‘Rosie the Riveter’ Rosalind Walter, dies at age 95

Credit: DaytonDailyNews

Combined ShapeCaption
Rosalind Walter, ‘Rosie the Riveter,’ dies at age 95

Credit: DaytonDailyNews

You may not know her name, but you know what she did for our country.

Rosalind Walter was the woman who inspired “Rosie the Riveter” before the “We Can Do It!" posters became popular during World War II.

Walter died Wednesday. She was 95, NBC News reported.

Walter worked nights riveting the metal to make Corsairs in Connecticut. She, and millions of other women, took the jobs left vacant when men went to fight.

A newspaper column featured Walter's story of leaving the home, putting on overalls and wrapping their hair in a bandanna to not only keep the factories in business but also make the much-needed equipment for the war effort, The New York Times reported.

The newspaper story inspired a song called "Rosie the Riveter" which then inspired the posters that are still popular to this day. And while it was another woman's face on the poster, the New York Times reported "Rosie" started with Walter.

A year after the end of World War II, she worked at Bellevue Hospital as a nurse’s aide where she met her first husband, Henry Thompson, a lieutenant with the Naval Reserve. They divorced in the ’50s.

She then married Henry Walter in 1956.

After the war was over, Walter still made a name for herself as a philanthropist, donating so much to PBS that her name was listed on shows like "Great Performances," "American Masters" and "PBS NewsHour," The New York Times reported.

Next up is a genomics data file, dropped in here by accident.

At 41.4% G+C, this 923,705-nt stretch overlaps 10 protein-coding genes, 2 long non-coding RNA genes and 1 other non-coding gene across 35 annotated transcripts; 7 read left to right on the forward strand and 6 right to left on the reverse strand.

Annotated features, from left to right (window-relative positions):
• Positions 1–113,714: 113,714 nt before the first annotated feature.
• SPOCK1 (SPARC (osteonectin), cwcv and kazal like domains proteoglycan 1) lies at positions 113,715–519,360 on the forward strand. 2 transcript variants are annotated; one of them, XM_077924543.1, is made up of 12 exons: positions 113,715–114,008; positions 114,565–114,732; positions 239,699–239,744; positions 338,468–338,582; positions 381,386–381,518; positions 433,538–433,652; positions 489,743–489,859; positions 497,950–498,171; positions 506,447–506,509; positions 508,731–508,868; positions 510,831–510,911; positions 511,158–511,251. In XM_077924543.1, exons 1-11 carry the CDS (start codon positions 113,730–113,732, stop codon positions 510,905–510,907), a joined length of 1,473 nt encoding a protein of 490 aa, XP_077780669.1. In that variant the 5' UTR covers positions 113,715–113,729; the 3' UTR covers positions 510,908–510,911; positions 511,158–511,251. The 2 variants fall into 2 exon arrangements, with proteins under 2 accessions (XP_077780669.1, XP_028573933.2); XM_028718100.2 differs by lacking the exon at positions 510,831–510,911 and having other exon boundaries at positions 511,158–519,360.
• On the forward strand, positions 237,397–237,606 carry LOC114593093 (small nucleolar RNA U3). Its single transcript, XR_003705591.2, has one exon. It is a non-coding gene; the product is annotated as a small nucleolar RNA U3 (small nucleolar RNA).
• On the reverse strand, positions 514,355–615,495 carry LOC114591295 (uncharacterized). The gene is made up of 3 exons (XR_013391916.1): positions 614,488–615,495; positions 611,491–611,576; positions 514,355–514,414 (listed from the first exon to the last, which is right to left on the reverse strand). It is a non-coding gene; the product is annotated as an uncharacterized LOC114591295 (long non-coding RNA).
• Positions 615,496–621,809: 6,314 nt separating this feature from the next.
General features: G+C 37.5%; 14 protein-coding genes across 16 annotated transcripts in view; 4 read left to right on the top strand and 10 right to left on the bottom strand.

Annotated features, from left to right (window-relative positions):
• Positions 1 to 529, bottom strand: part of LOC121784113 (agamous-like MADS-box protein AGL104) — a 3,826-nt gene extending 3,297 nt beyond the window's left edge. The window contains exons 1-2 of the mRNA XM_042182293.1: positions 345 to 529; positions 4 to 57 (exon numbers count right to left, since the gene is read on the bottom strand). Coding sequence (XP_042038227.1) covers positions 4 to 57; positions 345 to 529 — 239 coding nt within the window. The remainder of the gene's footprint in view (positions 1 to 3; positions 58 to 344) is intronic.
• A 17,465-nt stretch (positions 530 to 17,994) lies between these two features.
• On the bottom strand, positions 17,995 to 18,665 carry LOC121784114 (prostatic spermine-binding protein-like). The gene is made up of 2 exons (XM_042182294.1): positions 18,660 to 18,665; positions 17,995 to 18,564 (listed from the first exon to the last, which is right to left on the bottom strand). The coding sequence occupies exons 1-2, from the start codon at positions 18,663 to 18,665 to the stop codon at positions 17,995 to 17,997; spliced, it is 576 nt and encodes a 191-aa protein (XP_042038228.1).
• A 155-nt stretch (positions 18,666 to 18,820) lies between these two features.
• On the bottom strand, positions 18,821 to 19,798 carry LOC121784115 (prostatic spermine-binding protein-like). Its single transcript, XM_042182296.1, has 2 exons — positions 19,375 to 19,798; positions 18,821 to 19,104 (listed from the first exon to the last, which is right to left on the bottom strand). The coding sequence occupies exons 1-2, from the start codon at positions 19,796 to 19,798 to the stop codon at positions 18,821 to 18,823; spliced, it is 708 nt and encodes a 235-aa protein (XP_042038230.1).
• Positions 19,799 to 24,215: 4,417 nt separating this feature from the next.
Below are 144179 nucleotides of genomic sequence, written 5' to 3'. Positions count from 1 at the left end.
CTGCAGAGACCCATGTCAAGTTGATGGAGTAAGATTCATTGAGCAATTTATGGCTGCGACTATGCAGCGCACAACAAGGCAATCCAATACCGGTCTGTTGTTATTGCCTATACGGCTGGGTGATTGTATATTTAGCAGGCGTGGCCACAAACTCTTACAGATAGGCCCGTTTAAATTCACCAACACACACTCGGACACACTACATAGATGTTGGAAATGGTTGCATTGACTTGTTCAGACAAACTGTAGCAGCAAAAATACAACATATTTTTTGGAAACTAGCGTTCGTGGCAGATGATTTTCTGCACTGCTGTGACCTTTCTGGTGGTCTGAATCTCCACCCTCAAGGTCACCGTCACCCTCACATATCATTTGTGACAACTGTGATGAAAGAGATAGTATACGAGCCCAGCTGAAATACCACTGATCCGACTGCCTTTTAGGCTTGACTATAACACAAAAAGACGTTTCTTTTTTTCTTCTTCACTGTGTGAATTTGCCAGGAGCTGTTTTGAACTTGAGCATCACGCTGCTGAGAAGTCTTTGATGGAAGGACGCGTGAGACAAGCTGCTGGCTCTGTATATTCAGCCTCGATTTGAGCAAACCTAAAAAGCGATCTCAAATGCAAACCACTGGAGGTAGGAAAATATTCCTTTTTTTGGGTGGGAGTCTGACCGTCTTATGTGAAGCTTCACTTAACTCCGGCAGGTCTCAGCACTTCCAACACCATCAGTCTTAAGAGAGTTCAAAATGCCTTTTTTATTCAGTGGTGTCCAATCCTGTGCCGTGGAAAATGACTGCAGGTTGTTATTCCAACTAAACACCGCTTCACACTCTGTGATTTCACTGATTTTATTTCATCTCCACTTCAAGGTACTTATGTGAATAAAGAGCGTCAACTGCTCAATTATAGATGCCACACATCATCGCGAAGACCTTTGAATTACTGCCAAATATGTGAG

She helped pay for 67 shows and series on WNET in New York, starting in 1978.

The same station announced her death Thursday, NBC News reported.

She helped PBS because the channel filled a void while she was working on the assembly line. She supported the war when she was only 19, NBC News reported. She wasn't able to attend a university, so she used the educational programs to help learn, the Times reported.

She and her husband donated to the American Museum of Natural History and other scholarships and libraries as well.

Walter, who went by Roz, not Rosie, was the story's inspiration, but the women who gave their faces were not her. Norman Rockwell used Mary Doyle Keefe as his model, the Times reported.

J. Howard Miller, who made the iconic “We Can Do It!” poster, is believed to have used Naomi Parker Fraley.

About the Author